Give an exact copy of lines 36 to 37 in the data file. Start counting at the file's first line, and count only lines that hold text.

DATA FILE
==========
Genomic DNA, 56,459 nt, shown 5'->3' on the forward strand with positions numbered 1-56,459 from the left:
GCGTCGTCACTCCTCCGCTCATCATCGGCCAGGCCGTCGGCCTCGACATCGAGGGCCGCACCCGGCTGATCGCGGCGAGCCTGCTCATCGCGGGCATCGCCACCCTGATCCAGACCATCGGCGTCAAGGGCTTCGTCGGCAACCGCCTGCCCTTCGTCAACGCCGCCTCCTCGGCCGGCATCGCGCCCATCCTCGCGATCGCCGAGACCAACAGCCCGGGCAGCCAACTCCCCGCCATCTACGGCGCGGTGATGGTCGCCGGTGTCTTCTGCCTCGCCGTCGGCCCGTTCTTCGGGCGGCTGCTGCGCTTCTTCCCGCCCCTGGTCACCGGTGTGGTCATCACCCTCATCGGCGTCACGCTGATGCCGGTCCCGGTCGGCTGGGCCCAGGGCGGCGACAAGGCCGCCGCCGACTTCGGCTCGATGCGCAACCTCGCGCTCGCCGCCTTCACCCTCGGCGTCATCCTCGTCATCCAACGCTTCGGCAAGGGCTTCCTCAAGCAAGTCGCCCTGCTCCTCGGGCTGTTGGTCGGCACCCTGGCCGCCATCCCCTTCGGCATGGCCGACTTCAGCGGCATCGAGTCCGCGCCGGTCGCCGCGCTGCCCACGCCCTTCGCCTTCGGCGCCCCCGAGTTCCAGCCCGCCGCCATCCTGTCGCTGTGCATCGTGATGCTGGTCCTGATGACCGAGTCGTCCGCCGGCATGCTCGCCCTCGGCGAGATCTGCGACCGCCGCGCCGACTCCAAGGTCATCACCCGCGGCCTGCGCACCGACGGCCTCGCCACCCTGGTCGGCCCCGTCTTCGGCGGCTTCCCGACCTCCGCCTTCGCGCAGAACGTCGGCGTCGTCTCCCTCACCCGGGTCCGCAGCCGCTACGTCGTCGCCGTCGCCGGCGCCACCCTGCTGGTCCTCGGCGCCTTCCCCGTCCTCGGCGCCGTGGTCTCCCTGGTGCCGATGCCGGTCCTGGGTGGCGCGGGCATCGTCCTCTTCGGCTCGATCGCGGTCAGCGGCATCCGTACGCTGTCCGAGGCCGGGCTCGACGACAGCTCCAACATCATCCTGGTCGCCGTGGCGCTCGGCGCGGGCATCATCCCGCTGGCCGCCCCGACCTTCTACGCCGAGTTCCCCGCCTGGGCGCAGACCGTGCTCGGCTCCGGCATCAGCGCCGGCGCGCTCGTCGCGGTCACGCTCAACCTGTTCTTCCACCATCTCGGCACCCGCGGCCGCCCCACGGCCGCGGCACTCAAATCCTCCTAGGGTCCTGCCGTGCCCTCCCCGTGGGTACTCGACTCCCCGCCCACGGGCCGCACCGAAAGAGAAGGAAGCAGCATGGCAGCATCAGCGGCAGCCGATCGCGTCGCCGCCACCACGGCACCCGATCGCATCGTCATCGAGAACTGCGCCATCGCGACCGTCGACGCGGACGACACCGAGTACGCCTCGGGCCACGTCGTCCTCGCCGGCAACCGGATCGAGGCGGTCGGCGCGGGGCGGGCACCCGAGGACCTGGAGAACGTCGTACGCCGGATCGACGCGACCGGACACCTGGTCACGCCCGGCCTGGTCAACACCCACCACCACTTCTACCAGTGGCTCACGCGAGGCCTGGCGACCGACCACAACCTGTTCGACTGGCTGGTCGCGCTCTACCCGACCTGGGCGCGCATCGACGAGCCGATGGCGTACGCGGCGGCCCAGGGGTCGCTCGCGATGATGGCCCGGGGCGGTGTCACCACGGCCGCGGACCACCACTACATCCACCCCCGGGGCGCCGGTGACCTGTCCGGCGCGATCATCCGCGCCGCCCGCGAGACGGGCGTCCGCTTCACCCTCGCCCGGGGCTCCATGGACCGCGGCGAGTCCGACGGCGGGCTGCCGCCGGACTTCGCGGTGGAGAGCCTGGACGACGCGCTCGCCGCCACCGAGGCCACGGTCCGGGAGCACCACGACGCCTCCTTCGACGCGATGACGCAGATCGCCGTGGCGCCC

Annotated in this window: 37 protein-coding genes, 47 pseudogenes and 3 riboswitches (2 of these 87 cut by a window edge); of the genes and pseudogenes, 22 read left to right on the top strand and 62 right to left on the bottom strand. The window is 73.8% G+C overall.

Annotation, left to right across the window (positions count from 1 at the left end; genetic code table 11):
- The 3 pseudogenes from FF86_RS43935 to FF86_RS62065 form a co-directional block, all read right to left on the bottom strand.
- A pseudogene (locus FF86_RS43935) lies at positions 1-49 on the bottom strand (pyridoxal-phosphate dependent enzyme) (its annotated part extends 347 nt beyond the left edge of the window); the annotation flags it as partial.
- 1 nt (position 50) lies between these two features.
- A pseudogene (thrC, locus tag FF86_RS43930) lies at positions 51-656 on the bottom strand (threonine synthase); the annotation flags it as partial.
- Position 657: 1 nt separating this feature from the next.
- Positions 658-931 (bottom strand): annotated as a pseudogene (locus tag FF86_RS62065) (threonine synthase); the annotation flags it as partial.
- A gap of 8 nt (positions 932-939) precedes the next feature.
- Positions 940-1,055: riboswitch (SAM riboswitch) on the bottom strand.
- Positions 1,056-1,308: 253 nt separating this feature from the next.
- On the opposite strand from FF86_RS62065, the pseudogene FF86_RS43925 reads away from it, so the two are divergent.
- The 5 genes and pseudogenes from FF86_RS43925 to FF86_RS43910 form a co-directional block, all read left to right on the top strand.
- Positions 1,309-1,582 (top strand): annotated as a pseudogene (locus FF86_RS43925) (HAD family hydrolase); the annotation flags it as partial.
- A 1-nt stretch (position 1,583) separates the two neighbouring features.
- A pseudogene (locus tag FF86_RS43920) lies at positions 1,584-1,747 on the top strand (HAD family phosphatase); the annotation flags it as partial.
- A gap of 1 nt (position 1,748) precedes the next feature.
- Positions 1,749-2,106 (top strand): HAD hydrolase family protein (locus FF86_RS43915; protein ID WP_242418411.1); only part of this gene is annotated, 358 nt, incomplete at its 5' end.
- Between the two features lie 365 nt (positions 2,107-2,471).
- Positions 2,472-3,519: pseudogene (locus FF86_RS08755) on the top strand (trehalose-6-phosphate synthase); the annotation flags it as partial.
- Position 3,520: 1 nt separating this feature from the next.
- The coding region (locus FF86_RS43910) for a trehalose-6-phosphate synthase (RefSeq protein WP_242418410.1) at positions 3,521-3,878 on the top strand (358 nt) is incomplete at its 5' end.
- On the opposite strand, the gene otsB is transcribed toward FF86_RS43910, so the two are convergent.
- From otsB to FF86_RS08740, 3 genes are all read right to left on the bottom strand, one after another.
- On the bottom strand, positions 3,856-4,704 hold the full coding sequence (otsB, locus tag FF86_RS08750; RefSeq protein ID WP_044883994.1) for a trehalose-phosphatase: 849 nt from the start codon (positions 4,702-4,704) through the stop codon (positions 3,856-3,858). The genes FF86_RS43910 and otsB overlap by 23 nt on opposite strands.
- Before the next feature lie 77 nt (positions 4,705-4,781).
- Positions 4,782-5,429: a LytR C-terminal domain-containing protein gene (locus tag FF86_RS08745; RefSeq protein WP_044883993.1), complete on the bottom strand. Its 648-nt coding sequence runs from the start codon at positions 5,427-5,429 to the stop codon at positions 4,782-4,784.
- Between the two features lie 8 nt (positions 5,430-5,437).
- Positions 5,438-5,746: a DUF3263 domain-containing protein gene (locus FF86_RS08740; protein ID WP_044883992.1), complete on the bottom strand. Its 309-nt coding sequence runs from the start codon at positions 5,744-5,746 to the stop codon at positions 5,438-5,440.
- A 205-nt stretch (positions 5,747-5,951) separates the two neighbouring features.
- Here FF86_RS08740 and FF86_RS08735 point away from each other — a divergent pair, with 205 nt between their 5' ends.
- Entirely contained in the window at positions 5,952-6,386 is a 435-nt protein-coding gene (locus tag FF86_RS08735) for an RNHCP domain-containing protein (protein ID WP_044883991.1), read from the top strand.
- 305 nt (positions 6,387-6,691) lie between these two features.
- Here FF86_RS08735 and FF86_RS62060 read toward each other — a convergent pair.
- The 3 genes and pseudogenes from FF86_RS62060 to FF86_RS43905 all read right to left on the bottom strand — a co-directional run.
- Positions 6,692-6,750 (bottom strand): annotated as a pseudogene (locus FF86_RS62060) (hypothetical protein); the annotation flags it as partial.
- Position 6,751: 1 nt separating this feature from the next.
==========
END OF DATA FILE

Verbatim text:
- Here FF86_RS08735 and FF86_RS62060 read toward each other — a convergent pair.
- The 3 genes and pseudogenes from FF86_RS62060 to FF86_RS43905 all read right to left on the bottom strand — a co-directional run.